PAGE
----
This might just be one of our favourite ever images of the area. After all, who hasn’t passed over Kentish Town railway bridge a million times, and stopped to gawp at a reddening sunset or an icy blue sky?
“The view from the station looking north is one that will always stop me in my tracks,” says artist Marc Gooderham. “The skyline, free from cranes and soulless glass towers, could be one of London’s most romantic compositions. With the foreboding Assembly House pub looming, reminiscent of an Edward Hopper painting or a Hitchcock film, it’s both beautiful yet sinister.”
And there’s an eerie sense of isolation too in his painting. “I wanted to recreate a sense of the loneliness often found in the city,” he says, “while still maintaining a certain warmth and atmosphere. In London sometimes the only companion you need is the glow of a street lamp or a reflection on the Thames.”
For Marc, an “obsession with the city and its less-celebrated nooks and crannies” has long been a theme. “Taking to the streets and alleyways,” he says, “I’m always looking to cover fresh ground. The main goal here is to capture a moment in time.”Marc Gooderham has always and worked in the capital, having recently crossed the river to reside in leafy Brockley. “The city is the main source of inspiration for me,” he says, “with London’s grey, unsettling skies creating the perfect backdrop.”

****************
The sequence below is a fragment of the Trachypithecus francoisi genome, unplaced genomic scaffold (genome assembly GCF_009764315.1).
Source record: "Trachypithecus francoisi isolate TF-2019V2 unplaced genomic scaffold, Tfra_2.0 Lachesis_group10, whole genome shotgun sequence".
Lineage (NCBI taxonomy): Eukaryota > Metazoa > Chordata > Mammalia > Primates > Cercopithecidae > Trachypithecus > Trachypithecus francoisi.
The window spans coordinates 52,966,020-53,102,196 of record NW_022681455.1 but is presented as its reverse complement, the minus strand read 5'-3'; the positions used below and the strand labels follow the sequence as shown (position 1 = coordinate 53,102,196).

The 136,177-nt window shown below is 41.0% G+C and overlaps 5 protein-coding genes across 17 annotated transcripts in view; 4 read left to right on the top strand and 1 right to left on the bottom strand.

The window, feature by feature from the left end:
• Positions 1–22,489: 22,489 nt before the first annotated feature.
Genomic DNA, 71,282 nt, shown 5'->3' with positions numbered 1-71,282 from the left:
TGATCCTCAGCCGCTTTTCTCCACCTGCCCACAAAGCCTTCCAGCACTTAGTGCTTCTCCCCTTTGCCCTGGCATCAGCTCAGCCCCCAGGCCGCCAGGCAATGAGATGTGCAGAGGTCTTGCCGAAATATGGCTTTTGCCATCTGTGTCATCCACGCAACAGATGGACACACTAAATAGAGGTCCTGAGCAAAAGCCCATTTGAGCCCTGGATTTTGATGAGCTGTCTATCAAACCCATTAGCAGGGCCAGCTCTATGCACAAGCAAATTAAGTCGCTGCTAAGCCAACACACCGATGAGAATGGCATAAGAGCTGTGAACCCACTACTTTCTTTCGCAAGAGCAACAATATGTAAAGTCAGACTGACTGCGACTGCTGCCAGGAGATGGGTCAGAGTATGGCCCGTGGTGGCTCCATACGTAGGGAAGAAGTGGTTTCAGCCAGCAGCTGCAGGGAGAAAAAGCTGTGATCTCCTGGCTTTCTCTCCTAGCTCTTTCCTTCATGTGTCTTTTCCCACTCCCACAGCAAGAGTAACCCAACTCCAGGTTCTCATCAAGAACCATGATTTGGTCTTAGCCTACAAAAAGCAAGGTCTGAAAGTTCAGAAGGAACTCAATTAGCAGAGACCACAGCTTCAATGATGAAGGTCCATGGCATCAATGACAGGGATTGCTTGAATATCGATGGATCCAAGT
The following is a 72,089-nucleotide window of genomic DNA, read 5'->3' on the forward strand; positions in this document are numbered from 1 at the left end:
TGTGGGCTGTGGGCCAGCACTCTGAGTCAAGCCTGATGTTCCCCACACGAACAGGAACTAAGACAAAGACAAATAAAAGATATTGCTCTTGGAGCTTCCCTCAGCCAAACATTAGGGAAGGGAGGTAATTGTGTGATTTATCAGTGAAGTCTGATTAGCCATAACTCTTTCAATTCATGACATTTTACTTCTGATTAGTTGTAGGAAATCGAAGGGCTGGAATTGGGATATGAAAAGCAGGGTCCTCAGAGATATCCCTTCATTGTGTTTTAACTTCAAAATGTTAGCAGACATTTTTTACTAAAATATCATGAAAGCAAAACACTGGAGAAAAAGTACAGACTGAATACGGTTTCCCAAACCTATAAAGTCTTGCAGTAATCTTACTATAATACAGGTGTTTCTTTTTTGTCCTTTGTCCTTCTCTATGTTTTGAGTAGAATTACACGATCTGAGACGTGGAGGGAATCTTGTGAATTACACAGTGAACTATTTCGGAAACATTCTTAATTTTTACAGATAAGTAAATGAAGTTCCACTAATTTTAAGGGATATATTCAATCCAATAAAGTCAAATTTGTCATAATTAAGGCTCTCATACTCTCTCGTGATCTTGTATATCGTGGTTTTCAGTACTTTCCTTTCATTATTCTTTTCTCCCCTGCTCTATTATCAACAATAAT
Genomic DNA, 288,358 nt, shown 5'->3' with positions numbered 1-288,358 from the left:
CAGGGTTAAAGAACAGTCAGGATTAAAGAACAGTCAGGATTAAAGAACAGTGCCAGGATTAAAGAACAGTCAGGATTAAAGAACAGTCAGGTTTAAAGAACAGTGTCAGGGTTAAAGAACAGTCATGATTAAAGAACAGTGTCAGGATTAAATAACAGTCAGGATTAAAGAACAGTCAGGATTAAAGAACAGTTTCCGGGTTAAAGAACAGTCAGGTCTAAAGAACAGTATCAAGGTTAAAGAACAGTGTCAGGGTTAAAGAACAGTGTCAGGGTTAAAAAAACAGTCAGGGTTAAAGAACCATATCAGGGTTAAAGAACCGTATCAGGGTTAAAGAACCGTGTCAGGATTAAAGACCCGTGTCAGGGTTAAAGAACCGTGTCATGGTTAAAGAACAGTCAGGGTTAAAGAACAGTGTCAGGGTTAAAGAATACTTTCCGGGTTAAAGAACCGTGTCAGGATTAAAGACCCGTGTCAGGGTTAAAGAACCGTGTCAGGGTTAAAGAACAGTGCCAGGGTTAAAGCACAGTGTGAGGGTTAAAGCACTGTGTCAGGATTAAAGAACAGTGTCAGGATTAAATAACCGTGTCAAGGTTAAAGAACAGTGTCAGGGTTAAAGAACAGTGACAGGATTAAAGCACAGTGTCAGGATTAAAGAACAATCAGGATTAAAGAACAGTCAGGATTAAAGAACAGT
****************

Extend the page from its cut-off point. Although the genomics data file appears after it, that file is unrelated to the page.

He’s not always been an artist, however: in the 90s he temporarily exchanged paint brushes for drum sticks and released a number of albums and singles as part of the bands Baptiste and Kelman – to what he calls commercial indifference. “Though”, he says, “there were some quite nice reviews”.
Following this sabbatical in the heady world of rock n’ roll he’s since returned to his first love: drawing and painting. Whether it’s creating an iconic image of NW5, or a backstreet in Soho, he tries “to capture a certain sadness in the buildings, drawing attention to parts of the city that are ignored on a daily basis. Above our heads are the shop fronts of crumbling and faded grandeur that most of us pass by without a second glance. But their stillness also invites contemplation – of the lives once lived here, and the new lives that continue to do so.”